At the end of September, California enacted a number of new bills intended to make it easier for developers to build affordable housing projects throughout the state. What do these mean for central coast residents, developers, and investors?
SB 35 – Streamlined Local Approvals for Affordable Housing
California requires local jurisdictions to develop long term plans for meeting existing and projected housing needs for their region. To this point, local jurisdictions have been required to set these goals, but there is neither a carrot nor a stick offered to help meet them. That is about to change, at least for the affordable housing part of the market. Santa Barbara and other communities on the Central Coast lag behind on meeting these goals, contributing to what the legislative analyst’s office estimates to be a statewide shortfall of 100,000 units per year below the level necessary to keep up with demand.
The first part of the state’s effort to increase supply lies with streamlining the local permitting process. Now, local communities will be required to demonstrate to the state that they are meeting affordable housing needs, or developers will be able to skip the discretionary permitting and CEQA review process for certain infill type developments. The Central Coast cities of Oxnard, Ventura, Santa Barbara, and San Luis Obispo joined a great many municipalities from all over the state to oppose the bill, without success. While these Central Coast communities routinely fail to meet housing requirements, it remains to be seen whether this bill will actually lead to opportunities for streamlined approvals in our area. There are a number of requirements for a project to qualify, including that it provide 10% of its units to those making less than 80% of the median income, that it meet existing development rules and that it not be located in a coastal zone. As a result, this legislation seems unlikely to make a huge difference in our communities, but savvy investors and developers will evaluate every multifamily project to see whether it might fit the bill. One caveat: To utilize the streamlined process developers of all but the smallest projects will be required to pay prevailing wage rates.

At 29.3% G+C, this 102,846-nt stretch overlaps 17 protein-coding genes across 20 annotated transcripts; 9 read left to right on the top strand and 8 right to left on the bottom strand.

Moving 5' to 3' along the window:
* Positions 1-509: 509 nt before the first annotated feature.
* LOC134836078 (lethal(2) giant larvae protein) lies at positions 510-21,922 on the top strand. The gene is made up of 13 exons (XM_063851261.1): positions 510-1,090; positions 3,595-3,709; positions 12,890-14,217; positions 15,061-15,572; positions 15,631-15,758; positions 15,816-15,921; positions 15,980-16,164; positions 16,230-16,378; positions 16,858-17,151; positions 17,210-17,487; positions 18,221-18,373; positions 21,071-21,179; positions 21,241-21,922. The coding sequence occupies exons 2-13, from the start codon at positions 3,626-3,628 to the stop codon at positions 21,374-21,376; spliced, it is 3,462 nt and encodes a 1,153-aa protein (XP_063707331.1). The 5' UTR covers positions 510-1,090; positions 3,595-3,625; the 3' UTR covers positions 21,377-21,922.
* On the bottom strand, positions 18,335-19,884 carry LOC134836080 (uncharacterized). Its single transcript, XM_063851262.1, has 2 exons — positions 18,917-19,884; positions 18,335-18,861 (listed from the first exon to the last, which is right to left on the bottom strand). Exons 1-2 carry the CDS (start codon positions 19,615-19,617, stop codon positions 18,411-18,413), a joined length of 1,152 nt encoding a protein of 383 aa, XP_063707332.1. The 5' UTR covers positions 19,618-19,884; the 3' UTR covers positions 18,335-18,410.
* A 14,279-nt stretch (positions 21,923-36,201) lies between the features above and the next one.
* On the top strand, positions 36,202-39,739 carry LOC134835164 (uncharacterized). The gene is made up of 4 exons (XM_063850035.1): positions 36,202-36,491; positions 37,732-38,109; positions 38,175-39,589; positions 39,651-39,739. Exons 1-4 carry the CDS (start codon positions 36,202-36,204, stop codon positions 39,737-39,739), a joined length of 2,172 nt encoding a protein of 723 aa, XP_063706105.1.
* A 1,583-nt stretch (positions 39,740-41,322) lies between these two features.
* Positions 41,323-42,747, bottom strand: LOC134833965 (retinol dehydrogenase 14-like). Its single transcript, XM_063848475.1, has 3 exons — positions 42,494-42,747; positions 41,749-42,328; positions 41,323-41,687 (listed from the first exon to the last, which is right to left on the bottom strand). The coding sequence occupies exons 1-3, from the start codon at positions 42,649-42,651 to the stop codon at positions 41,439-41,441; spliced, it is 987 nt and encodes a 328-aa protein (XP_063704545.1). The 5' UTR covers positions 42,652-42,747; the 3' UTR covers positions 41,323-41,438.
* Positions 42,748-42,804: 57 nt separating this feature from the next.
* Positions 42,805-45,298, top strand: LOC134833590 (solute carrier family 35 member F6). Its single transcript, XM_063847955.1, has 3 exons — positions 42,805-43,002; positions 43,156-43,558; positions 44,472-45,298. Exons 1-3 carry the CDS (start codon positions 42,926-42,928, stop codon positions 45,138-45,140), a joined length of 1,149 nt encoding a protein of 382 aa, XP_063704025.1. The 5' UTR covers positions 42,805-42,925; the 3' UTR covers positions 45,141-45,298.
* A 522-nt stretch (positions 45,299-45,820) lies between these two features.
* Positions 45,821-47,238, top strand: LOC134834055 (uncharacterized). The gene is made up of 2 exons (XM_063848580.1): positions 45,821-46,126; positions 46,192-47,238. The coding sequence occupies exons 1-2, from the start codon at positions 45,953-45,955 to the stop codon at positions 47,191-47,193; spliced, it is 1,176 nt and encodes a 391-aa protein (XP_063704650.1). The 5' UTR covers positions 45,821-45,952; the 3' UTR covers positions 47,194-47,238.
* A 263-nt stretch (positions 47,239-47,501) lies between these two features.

SB 3 – Housing Bonds for Affordable Development and for Veterans
The legislature also approved a couple of bond measures for the 2018 ballot. One is a $3 billion measure that will be used to provide funding for existing California affordable housing grant programs, which subsidize about 25% of the cost of building an affordable unit. The other is a $1 billion measure which will subsidize housing for veterans.
SB 2 – Fee on Real Estate Transaction Documents
The state will begin levying a $75 — $225 fee on real estate transactions, including recording documents. Revenues are to be spent on combating homelessness and providing additional sources of funds for affordable housing.
One-half Dozen Other Measures
In addition to these measures, the state has enacted another half-dozen or so changes to existing laws in an effort to promote affordable and workforce housing goals. If you have questions about these new laws or are evaluating permits and entitlements for your project, please feel free to contact me or the BFAS attorney with whom you regularly work.
Marcus J. Kocmur, Partner
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